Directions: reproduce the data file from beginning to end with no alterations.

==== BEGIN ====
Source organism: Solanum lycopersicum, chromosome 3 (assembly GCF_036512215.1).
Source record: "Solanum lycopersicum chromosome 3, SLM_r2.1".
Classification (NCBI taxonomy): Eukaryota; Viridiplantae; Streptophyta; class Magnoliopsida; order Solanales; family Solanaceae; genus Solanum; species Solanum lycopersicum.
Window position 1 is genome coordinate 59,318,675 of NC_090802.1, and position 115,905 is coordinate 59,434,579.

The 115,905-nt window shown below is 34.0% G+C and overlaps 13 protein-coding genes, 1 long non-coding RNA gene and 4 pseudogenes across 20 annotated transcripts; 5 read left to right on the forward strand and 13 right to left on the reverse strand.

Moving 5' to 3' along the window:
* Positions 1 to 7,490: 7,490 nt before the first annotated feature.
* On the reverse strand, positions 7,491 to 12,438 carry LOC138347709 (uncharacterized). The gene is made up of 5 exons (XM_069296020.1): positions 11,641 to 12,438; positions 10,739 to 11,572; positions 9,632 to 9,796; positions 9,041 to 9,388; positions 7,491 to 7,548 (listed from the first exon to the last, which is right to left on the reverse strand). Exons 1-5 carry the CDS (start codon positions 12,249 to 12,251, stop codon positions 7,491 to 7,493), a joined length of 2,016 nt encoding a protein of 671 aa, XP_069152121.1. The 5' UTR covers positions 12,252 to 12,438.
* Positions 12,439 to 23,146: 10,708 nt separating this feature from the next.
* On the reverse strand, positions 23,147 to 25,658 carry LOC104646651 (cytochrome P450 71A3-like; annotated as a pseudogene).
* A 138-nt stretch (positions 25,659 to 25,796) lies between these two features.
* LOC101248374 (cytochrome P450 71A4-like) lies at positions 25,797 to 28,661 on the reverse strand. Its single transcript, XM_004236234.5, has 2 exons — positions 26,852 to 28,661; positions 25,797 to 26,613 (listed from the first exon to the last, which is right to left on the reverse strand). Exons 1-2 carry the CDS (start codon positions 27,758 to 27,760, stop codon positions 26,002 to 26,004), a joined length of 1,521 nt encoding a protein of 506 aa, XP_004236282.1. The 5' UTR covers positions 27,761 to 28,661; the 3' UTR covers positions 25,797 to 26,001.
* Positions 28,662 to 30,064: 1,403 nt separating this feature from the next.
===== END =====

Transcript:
Source organism: Solanum lycopersicum, chromosome 3 (assembly GCF_036512215.1).
Source record: "Solanum lycopersicum chromosome 3, SLM_r2.1".
Classification (NCBI taxonomy): Eukaryota; Viridiplantae; Streptophyta; class Magnoliopsida; order Solanales; family Solanaceae; genus Solanum; species Solanum lycopersicum.
Window position 1 is genome coordinate 59,318,675 of NC_090802.1, and position 115,905 is coordinate 59,434,579.

The 115,905-nt window shown below is 34.0% G+C and overlaps 13 protein-coding genes, 1 long non-coding RNA gene and 4 pseudogenes across 20 annotated transcripts; 5 read left to right on the forward strand and 13 right to left on the reverse strand.

Moving 5' to 3' along the window:
* Positions 1 to 7,490: 7,490 nt before the first annotated feature.
* On the reverse strand, positions 7,491 to 12,438 carry LOC138347709 (uncharacterized). The gene is made up of 5 exons (XM_069296020.1): positions 11,641 to 12,438; positions 10,739 to 11,572; positions 9,632 to 9,796; positions 9,041 to 9,388; positions 7,491 to 7,548 (listed from the first exon to the last, which is right to left on the reverse strand). Exons 1-5 carry the CDS (start codon positions 12,249 to 12,251, stop codon positions 7,491 to 7,493), a joined length of 2,016 nt encoding a protein of 671 aa, XP_069152121.1. The 5' UTR covers positions 12,252 to 12,438.
* Positions 12,439 to 23,146: 10,708 nt separating this feature from the next.
* On the reverse strand, positions 23,147 to 25,658 carry LOC104646651 (cytochrome P450 71A3-like; annotated as a pseudogene).
* A 138-nt stretch (positions 25,659 to 25,796) lies between these two features.
* LOC101248374 (cytochrome P450 71A4-like) lies at positions 25,797 to 28,661 on the reverse strand. Its single transcript, XM_004236234.5, has 2 exons — positions 26,852 to 28,661; positions 25,797 to 26,613 (listed from the first exon to the last, which is right to left on the reverse strand). Exons 1-2 carry the CDS (start codon positions 27,758 to 27,760, stop codon positions 26,002 to 26,004), a joined length of 1,521 nt encoding a protein of 506 aa, XP_004236282.1. The 5' UTR covers positions 27,761 to 28,661; the 3' UTR covers positions 25,797 to 26,001.
* Positions 28,662 to 30,064: 1,403 nt separating this feature from the next.